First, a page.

This invention is specifically directed to a process and apparatus for producing a unitary or compound structure in such a manner that the successive sections thereof are plastically united notwithstanding the fact that adjacent sections may be of different grades, properties and/or colors of plastic materials. In addition, each of the respective materials forming the various sections occupies precisely the zone of the compound structure which predetermined therefor, even though the various plastic materials are joined or integrated into a single structure. In other words, the plastic material for one section is not allowed to occupy any space of the compound structure which is intended to be occupied by another plastic material.

To obtain this end, the successive spaces defined by injection mold halves have disposed between them a movable plate arrangement which in one position blocks fluid communication between the adjacent molding spaces while a part is being injection molded in one of those spaces. Thereafter, the plate arrangement, which has an aperture through it, is moved so that the aperture registers the adjacent molding spaces. Then, the second part is injection molded into the other space and the plastic material flows through that plate aperture to become integrally joined with the first part.

To aid in the further explanation of this invention, accompanying this specification are the following drawings which represent an illustrative but nonlimiting example of one embodiment of the present invention. In these drawings:

FIG. 1 is a partial vertical cross sectional view of an embodiment of this invention,

FIG. 2 is another partial vertical cross section taken along the line II--II of FIG. 1,

FIG. 3 is a plan view of the resulting product,

FIG. 4 is the same partial vertical section as FIG. 1, except it shows the invention during the second stage,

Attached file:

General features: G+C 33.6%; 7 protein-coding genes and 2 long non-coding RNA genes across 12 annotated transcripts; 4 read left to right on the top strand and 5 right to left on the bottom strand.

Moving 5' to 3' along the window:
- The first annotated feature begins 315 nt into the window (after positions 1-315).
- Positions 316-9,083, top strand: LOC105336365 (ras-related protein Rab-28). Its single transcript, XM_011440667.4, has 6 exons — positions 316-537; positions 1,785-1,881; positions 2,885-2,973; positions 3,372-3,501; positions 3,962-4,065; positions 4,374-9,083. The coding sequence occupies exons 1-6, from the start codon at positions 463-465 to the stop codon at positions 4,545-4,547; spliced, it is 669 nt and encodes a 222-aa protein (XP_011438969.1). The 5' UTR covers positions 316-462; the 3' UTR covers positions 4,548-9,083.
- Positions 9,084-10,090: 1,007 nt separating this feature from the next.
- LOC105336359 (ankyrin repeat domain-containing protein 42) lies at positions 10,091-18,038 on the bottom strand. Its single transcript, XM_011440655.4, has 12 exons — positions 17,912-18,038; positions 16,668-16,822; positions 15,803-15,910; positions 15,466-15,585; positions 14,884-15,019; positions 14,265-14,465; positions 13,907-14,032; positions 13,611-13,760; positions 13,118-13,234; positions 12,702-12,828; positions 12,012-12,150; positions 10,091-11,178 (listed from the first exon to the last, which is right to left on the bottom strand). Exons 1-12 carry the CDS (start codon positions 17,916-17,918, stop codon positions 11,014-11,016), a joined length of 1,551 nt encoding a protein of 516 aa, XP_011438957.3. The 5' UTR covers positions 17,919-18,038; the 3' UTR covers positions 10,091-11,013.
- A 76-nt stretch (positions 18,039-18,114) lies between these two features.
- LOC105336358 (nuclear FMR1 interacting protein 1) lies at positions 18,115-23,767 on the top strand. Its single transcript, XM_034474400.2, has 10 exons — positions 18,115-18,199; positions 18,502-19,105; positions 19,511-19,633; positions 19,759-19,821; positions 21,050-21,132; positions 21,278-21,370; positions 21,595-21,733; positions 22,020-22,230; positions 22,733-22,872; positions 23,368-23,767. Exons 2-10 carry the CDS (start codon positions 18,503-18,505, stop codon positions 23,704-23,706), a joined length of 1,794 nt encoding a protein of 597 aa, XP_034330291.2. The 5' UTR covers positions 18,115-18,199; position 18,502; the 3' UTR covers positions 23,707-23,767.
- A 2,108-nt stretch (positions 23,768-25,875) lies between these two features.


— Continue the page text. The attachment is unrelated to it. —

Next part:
FIG. 5 is a partial vertical section taken along the line V--V of FIG. 4, and

FIG. 6 is a plan view representing the compound product after its removal from the mold.

DETAILED DESCRIPTION OF THE DRAWINGS

In FIGS. 1 and 2, the overall mold includes the upper half 1 and the lower half 2, which are constructed to form between them successive spaces 3 and 4. In turn, spaces 3 and 4 are configured or shaped to define the respective successive parts which are to be injection molded by this arrangement. The respective plastic materials for molding the parts in spaces 3 and 4 are injected thereinto through entrance conduits 5 and 6, respectively, in conventional manner. The left half of FIG. 1 indicates plastic material having been injected through conduit 5 and into space 3. For purposes of forming holes in the resulting molded parts, for example for screw or bolt heads or the like, buttons or plugs 7 and 8 are employed as shown, to occupy a certain space to allow the desired shape hole.

While the mold halves 1 and 2 define spaces 3 and 4, it is to be appreciated that these spaces would be contiguous, i.e., continuous, so as to effectively make one long space between plugs 7 and 8, if it were not for the intervening plate 9, which extends transversely of spaces 3 and 4, i.e., vertically in FIG. 1 as opposed to horizontally for spaces 3 and 4. Consequently, when plastic material is injected through conduit 5, it fills only space 3, and not space 4, since plate 9 is blocking fluid communication between spaces 3 and 4.

As is readily apparent from FIGS. 1 and 2, plate 9 cooperates with a lower plate 10 to form an aperture 11. As shown in FIG. 2, this aperture has a configuration which is generally similar to a squared inverted U shape with one short leg the bottoms of which are at the same level so that the top of the inverted U slopes. This configuration matches the configuration of spaces 3 and 4, as shown, but this matching configuration is not essential though preferred in order to make most of the compound structures contemplated by this invention.

FIGS. 1 and 2 also show zones or spaces 12 and 13 in which the extreme ends of plates 9 and 10 are disposed. These plates are movable vertically in the FIGS. 1 and 2 embodiment, and normally spaces 12 and 13 would be employed for any desired type of mechanism to aid the up and down movements required of plates 9 and 10, which may be accomplished by a hydraulic cylinder for example.